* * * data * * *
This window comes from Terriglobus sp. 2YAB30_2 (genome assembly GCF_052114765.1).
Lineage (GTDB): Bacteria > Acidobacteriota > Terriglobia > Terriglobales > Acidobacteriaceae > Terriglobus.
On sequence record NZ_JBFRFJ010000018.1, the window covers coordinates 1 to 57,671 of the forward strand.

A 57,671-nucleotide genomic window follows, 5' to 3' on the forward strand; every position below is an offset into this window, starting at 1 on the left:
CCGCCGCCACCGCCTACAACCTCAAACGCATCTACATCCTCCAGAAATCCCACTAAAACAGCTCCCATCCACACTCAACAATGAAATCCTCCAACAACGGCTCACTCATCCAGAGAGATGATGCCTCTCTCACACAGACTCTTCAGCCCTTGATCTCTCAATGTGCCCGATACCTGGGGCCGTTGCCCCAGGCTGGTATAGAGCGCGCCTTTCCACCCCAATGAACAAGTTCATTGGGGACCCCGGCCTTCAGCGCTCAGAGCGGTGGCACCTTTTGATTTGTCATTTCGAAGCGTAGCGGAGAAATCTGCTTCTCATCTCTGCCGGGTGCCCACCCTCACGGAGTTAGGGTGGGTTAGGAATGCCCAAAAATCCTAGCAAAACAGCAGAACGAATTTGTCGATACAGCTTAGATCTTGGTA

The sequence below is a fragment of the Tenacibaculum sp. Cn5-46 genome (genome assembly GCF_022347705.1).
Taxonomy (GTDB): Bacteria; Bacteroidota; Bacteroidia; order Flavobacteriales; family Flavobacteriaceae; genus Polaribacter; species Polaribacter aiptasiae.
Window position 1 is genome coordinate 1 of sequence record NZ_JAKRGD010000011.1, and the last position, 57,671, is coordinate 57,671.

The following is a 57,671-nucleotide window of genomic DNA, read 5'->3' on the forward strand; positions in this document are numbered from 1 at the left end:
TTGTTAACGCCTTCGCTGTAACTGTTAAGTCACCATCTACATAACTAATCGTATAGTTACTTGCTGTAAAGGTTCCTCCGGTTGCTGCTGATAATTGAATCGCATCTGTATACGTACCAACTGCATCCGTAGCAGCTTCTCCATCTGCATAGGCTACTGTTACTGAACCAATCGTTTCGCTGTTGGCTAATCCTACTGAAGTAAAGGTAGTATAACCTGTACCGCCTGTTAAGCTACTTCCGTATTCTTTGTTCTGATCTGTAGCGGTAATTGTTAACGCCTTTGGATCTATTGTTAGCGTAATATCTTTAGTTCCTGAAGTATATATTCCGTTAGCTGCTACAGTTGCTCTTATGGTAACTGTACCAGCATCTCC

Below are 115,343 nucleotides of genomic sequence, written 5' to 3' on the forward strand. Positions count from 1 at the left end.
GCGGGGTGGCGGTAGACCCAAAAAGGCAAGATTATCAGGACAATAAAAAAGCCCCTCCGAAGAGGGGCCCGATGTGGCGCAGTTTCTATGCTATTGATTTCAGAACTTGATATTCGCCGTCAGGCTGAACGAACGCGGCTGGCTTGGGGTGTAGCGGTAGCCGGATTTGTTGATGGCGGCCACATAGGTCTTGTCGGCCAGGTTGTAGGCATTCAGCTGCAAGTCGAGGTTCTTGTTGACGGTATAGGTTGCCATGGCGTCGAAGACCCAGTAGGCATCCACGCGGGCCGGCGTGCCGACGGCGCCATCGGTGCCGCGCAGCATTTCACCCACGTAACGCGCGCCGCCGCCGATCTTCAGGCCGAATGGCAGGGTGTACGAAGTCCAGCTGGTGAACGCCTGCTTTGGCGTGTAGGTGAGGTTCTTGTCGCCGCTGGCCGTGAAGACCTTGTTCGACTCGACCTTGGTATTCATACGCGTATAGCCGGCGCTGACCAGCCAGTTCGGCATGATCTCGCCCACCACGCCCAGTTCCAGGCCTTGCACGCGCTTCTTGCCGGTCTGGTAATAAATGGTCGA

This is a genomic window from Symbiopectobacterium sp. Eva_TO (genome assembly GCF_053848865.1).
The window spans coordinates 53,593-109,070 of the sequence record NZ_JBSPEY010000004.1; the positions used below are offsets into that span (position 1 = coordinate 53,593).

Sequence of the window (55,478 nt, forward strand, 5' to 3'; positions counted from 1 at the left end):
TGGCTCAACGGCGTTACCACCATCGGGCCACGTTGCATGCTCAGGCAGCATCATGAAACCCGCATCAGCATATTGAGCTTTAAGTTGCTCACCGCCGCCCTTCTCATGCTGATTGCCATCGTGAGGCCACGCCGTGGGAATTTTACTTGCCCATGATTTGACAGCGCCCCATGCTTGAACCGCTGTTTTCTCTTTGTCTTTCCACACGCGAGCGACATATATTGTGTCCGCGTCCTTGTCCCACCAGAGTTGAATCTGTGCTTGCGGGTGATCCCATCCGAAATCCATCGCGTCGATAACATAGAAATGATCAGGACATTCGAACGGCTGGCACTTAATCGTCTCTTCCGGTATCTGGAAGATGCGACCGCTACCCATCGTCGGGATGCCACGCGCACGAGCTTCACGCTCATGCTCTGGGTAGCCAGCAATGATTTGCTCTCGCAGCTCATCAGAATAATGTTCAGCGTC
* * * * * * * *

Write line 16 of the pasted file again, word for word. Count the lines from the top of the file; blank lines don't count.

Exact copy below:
TGGCTCAACGGCGTTACCACCATCGGGCCACGTTGCATGCTCAGGCAGCATCATGAAACCCGCATCAGCATATTGAGCTTTAAGTTGCTCACCGCCGCCCTTCTCATGCTGATTGCCATCGTGAGGCCACGCCGTGGGAATTTTACTTGCCCATGATTTGACAGCGCCCCATGCTTGAACCGCTGTTTTCTCTTTGTCTTTCCACACGCGAGCGACATATATTGTGTCCGCGTCCTTGTCCCACCAGAGTTGAATCTGTGCTTGCGGGTGATCCCATCCGAAATCCATCGCGTCGATAACATAGAAATGATCAGGACATTCGAACGGCTGGCACTTAATCGTCTCTTCCGGTATCTGGAAGATGCGACCGCTACCCATCGTCGGGATGCCACGCGCACGAGCTTCACGCTCATGCTCTGGGTAGCCAGCAATGATTTGCTCTCGCAGCTCATCAGAATAATGTTCAGCGTC